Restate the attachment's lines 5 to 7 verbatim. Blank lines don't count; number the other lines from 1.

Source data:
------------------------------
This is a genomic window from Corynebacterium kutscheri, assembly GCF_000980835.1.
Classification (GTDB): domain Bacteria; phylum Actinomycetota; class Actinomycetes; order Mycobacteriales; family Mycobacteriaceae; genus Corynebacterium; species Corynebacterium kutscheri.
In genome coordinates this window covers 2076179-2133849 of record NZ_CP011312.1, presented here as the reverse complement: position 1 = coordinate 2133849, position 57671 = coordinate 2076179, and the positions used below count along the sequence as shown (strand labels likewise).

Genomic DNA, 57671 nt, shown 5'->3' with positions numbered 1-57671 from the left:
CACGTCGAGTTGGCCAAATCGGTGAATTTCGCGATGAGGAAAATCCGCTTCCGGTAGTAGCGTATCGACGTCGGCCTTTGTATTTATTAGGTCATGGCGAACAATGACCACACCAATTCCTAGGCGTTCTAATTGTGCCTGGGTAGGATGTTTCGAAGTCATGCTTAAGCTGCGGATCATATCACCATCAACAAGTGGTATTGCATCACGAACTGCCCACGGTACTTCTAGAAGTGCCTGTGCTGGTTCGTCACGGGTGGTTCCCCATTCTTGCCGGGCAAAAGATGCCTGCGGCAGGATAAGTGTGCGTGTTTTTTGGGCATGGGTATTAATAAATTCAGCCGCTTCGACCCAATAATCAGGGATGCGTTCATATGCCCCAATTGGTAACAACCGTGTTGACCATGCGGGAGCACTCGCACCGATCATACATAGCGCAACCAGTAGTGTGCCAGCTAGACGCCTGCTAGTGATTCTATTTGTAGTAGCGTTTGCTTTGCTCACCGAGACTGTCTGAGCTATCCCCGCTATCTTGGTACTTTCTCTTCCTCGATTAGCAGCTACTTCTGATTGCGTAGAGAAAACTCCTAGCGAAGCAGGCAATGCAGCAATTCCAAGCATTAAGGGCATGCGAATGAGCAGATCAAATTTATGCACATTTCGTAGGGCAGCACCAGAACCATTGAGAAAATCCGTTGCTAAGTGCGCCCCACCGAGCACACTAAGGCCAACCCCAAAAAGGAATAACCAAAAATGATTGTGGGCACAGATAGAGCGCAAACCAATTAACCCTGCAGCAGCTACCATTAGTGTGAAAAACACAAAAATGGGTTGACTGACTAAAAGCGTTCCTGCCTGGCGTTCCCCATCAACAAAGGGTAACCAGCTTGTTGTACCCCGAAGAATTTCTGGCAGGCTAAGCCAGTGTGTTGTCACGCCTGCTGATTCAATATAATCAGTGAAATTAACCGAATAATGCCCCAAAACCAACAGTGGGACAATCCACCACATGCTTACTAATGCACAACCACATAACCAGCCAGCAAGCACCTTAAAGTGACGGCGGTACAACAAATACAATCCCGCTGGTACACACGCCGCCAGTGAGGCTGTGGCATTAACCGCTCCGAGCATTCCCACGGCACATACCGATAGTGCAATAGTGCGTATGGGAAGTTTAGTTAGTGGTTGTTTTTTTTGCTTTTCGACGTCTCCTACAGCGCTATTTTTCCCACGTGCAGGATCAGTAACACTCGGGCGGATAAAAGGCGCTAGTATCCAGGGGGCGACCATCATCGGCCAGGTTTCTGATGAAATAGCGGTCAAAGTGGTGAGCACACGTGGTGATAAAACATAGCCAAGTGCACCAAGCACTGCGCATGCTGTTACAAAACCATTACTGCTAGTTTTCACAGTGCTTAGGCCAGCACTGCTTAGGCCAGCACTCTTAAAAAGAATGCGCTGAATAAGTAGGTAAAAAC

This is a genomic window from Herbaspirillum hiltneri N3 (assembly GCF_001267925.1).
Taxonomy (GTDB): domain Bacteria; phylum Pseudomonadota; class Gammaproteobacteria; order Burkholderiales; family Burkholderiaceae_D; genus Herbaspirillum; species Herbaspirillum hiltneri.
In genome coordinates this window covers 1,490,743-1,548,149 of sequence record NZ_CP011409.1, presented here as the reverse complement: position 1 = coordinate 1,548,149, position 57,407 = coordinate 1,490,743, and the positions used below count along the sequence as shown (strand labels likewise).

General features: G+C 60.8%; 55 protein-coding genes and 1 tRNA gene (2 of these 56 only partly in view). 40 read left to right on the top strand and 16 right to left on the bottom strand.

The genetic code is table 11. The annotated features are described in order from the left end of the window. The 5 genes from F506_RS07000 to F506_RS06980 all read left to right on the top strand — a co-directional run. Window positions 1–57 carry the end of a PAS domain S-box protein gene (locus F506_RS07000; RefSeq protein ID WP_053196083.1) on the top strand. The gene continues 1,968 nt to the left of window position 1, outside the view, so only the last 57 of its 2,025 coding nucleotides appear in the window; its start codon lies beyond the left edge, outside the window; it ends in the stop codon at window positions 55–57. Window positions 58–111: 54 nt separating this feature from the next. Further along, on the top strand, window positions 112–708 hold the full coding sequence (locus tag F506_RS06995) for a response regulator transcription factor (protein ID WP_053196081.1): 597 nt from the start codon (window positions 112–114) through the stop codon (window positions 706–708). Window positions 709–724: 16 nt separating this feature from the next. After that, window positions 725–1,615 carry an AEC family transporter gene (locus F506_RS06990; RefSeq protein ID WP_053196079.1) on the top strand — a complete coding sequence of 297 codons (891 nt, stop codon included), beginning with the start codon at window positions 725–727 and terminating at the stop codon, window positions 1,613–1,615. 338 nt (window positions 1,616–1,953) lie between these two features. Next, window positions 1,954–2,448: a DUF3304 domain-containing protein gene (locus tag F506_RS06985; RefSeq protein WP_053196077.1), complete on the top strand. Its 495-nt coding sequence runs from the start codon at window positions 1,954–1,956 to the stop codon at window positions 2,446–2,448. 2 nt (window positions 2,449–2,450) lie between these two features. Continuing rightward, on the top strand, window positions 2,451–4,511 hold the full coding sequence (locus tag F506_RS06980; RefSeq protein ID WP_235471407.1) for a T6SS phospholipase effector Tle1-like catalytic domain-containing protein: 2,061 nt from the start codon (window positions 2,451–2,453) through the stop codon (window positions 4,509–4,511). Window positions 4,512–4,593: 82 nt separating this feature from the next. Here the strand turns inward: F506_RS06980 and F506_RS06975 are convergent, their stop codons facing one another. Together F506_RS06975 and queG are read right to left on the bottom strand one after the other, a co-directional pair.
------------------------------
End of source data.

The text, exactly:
CACGTCGAGTTGGCCAAATCGGTGAATTTCGCGATGAGGAAAATCCGCTTCCGGTAGTAGCGTATCGACGTCGGCCTTTGTATTTATTAGGTCATGGCGAACAATGACCACACCAATTCCTAGGCGTTCTAATTGTGCCTGGGTAGGATGTTTCGAAGTCATGCTTAAGCTGCGGATCATATCACCATCAACAAGTGGTATTGCATCACGAACTGCCCACGGTACTTCTAGAAGTGCCTGTGCTGGTTCGTCACGGGTGGTTCCCCATTCTTGCCGGGCAAAAGATGCCTGCGGCAGGATAAGTGTGCGTGTTTTTTGGGCATGGGTATTAATAAATTCAGCCGCTTCGACCCAATAATCAGGGATGCGTTCATATGCCCCAATTGGTAACAACCGTGTTGACCATGCGGGAGCACTCGCACCGATCATACATAGCGCAACCAGTAGTGTGCCAGCTAGACGCCTGCTAGTGATTCTATTTGTAGTAGCGTTTGCTTTGCTCACCGAGACTGTCTGAGCTATCCCCGCTATCTTGGTACTTTCTCTTCCTCGATTAGCAGCTACTTCTGATTGCGTAGAGAAAACTCCTAGCGAAGCAGGCAATGCAGCAATTCCAAGCATTAAGGGCATGCGAATGAGCAGATCAAATTTATGCACATTTCGTAGGGCAGCACCAGAACCATTGAGAAAATCCGTTGCTAAGTGCGCCCCACCGAGCACACTAAGGCCAACCCCAAAAAGGAATAACCAAAAATGATTGTGGGCACAGATAGAGCGCAAACCAATTAACCCTGCAGCAGCTACCATTAGTGTGAAAAACACAAAAATGGGTTGACTGACTAAAAGCGTTCCTGCCTGGCGTTCCCCATCAACAAAGGGTAACCAGCTTGTTGTACCCCGAAGAATTTCTGGCAGGCTAAGCCAGTGTGTTGTCACGCCTGCTGATTCAATATAATCAGTGAAATTAACCGAATAATGCCCCAAAACCAACAGTGGGACAATCCACCACATGCTTACTAATGCACAACCACATAACCAGCCAGCAAGCACCTTAAAGTGACGGCGGTACAACAAATACAATCCCGCTGGTACACACGCCGCCAGTGAGGCTGTGGCATTAACCGCTCCGAGCATTCCCACGGCACATACCGATAGTGCAATAGTGCGTATGGGAAGTTTAGTTAGTGGTTGTTTTTTTTGCTTTTCGACGTCTCCTACAGCGCTATTTTTCCCACGTGCAGGATCAGTAACACTCGGGCGGATAAAAGGCGCTAGTATCCAGGGGGCGACCATCATCGGCCAGGTTTCTGATGAAATAGCGGTCAAAGTGGTGAGCACACGTGGTGATAAAACATAGCCAAGTGCACCAAGCACTGCGCATGCTGTTACAAAACCATTACTGCTAGTTTTCACAGTGCTTAGGCCAGCACTGCTTAGGCCAGCACTCTTAAAAAGAATGCGCTGAATAAGTAGGTAAAAAC

This is a genomic window from Herbaspirillum hiltneri N3 (assembly GCF_001267925.1).
Taxonomy (GTDB): domain Bacteria; phylum Pseudomonadota; class Gammaproteobacteria; order Burkholderiales; family Burkholderiaceae_D; genus Herbaspirillum; species Herbaspirillum hiltneri.